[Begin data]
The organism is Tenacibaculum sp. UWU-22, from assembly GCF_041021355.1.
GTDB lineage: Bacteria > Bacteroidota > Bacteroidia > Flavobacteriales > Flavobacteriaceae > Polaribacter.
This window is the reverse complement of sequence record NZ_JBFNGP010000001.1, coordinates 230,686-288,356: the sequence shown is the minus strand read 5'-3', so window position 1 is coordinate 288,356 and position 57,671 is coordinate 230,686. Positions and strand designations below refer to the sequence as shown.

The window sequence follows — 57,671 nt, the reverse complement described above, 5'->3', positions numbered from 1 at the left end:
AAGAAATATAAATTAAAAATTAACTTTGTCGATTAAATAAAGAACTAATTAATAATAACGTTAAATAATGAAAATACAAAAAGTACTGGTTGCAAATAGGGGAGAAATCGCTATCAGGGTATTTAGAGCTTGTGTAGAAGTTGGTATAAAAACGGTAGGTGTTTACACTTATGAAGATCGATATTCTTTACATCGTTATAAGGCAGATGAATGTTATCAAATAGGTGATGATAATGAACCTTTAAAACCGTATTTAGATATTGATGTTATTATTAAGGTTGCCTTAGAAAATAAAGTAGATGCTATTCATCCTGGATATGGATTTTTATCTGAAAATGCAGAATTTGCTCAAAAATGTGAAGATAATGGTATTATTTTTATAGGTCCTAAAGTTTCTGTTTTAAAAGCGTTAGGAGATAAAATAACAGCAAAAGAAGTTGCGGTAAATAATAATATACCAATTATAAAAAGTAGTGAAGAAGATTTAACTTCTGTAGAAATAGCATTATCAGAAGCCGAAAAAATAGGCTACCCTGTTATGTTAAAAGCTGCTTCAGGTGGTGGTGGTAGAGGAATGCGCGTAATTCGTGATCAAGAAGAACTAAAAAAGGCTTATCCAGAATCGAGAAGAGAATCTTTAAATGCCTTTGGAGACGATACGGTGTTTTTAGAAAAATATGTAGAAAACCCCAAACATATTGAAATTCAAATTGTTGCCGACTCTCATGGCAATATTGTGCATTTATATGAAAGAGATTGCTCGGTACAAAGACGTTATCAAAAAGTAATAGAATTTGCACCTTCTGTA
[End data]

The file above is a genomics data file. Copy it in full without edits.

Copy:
The organism is Tenacibaculum sp. UWU-22, from assembly GCF_041021355.1.
GTDB lineage: Bacteria > Bacteroidota > Bacteroidia > Flavobacteriales > Flavobacteriaceae > Polaribacter.
This window is the reverse complement of sequence record NZ_JBFNGP010000001.1, coordinates 230,686-288,356: the sequence shown is the minus strand read 5'-3', so window position 1 is coordinate 288,356 and position 57,671 is coordinate 230,686. Positions and strand designations below refer to the sequence as shown.

The window sequence follows — 57,671 nt, the reverse complement described above, 5'->3', positions numbered from 1 at the left end:
AAGAAATATAAATTAAAAATTAACTTTGTCGATTAAATAAAGAACTAATTAATAATAACGTTAAATAATGAAAATACAAAAAGTACTGGTTGCAAATAGGGGAGAAATCGCTATCAGGGTATTTAGAGCTTGTGTAGAAGTTGGTATAAAAACGGTAGGTGTTTACACTTATGAAGATCGATATTCTTTACATCGTTATAAGGCAGATGAATGTTATCAAATAGGTGATGATAATGAACCTTTAAAACCGTATTTAGATATTGATGTTATTATTAAGGTTGCCTTAGAAAATAAAGTAGATGCTATTCATCCTGGATATGGATTTTTATCTGAAAATGCAGAATTTGCTCAAAAATGTGAAGATAATGGTATTATTTTTATAGGTCCTAAAGTTTCTGTTTTAAAAGCGTTAGGAGATAAAATAACAGCAAAAGAAGTTGCGGTAAATAATAATATACCAATTATAAAAAGTAGTGAAGAAGATTTAACTTCTGTAGAAATAGCATTATCAGAAGCCGAAAAAATAGGCTACCCTGTTATGTTAAAAGCTGCTTCAGGTGGTGGTGGTAGAGGAATGCGCGTAATTCGTGATCAAGAAGAACTAAAAAAGGCTTATCCAGAATCGAGAAGAGAATCTTTAAATGCCTTTGGAGACGATACGGTGTTTTTAGAAAAATATGTAGAAAACCCCAAACATATTGAAATTCAAATTGTTGCCGACTCTCATGGCAATATTGTGCATTTATATGAAAGAGATTGCTCGGTACAAAGACGTTATCAAAAAGTAATAGAATTTGCACCTTCTGTA